• The Letter specifically draws attention to risks associated with cryptocurrency activities, including operational risk, liquidity risk, strategic risk and compliance risk.
    • These processes would be incremental requirements, and would not replace the specific conditions, processes and controls discussed in the prior interpretive letters.
  • Basis for Non-Objection. In deciding whether to grant a non-objection, the relevant OCC supervisory office will evaluate the adequacy of a national bank’s or federal savings association’s risk measurement and management information systems and controls, as well as any other supervisory considerations relevant to the proposal.
    • Even after a bank has received supervisory non-objection for a proposed activity, the Letter emphasizes that the OCC will review the activity as part of its ordinary supervisory processes.
    • To address legal and regulatory compliance, the OCC expects banks to demonstrate, in writing, an understanding of all applicable compliance obligations, including under federal securities laws, the Bank Secrecy Act, anti-money laundering, the Commodity Exchange Act and consumer protection laws.

Standards for Chartering National Trust Banks

On January 11, 2021, the OCC issued Interpretive Letter 1176, which addressed the OCC’s authority to charter, and approve conversion to, a national trust bank. The letter clarified that 12 U.S.C. § 27(a) allows national trust banks to engage in certain activities permissible for a state trust bank under state law, even if those activities are not considered “fiduciary in nature” under federal law (e.g., non-fiduciary custody). Interpreted broadly, this clarification would have provided national trust banks something akin to a “wildcard statute” with respect to state trust bank activities, allowing such national banks to engage in activities permissible for trust banks chartered in any state.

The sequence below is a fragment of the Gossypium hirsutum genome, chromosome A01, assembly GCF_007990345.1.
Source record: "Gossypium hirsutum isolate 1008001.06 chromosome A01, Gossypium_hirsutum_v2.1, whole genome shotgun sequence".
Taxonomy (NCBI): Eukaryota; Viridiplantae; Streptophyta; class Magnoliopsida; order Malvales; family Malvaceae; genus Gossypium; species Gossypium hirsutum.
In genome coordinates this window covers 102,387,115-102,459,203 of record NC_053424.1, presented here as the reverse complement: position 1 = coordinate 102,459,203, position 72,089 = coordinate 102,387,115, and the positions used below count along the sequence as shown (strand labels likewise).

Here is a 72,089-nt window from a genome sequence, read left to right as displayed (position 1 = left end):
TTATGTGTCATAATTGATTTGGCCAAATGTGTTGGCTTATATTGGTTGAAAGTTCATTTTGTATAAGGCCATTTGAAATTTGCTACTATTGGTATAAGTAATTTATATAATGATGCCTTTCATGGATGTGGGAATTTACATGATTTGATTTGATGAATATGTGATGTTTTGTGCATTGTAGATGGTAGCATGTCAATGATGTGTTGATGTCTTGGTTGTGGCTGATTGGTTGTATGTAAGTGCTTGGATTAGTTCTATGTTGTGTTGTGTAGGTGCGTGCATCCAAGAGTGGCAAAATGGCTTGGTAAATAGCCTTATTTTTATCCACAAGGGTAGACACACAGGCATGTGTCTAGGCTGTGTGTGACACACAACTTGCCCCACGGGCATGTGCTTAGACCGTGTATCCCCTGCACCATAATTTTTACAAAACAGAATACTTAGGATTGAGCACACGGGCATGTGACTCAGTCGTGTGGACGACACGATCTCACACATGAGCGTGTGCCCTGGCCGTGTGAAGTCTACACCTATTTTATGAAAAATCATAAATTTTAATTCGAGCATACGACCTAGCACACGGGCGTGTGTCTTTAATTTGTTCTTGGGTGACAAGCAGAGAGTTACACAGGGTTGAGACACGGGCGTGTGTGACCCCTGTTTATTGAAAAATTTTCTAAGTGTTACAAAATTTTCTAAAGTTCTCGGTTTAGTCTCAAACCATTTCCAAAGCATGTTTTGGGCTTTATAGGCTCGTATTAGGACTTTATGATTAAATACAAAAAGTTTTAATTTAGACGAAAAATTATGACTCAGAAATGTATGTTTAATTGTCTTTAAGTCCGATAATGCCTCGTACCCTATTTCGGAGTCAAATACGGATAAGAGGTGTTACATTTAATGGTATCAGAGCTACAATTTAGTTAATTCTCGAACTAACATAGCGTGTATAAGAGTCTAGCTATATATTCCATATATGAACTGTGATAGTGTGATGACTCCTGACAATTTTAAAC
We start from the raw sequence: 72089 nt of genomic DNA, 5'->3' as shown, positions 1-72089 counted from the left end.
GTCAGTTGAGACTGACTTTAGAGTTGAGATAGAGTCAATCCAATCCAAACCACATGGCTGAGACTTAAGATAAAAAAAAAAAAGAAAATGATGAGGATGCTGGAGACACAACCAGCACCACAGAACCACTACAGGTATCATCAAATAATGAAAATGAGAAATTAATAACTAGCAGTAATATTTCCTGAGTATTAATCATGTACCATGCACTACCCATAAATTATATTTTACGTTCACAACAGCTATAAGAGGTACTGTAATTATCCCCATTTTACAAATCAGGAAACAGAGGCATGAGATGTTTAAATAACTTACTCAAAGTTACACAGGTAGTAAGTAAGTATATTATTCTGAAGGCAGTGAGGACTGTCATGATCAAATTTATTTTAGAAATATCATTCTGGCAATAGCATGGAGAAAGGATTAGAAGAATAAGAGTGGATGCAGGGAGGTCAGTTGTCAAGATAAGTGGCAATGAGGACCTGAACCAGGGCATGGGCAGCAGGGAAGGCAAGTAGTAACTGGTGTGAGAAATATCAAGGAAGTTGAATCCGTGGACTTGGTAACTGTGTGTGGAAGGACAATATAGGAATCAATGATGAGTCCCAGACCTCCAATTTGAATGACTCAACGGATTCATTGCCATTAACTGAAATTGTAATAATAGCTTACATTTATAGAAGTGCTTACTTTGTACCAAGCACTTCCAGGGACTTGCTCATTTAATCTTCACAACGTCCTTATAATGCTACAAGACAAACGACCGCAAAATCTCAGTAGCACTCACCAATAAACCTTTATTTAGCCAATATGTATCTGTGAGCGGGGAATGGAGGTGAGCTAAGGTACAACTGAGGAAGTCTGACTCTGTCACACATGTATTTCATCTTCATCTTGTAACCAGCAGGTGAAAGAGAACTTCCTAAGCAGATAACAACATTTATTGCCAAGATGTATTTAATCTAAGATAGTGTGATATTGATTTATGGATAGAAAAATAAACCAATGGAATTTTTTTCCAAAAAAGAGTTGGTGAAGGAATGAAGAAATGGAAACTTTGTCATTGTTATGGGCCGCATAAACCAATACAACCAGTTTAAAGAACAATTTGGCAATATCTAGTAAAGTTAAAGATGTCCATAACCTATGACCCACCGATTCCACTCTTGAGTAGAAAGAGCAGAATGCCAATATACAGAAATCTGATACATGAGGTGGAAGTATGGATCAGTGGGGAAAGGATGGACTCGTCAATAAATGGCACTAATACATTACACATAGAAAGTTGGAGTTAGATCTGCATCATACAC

The Letter does not contradict OCC Interpretive Letter 1176, but clarifies that the scope of the prior letter is limited to how the OCC may view 12 U.S.C. § 27(a) in the context of a charter application, and notes that although the OCC may look to state law to determine whether an applicant’s activities are those “of a trust company and activities related thereto,” activities will not “automatically be deemed to be trust activities or to be fiduciary activities solely by virtue of state law.” The Letter emphasizes that the OCC retains discretion to determine if an applicant’s activities that are considered trust company activities under state law are considered fiduciary activities under applicable federal law.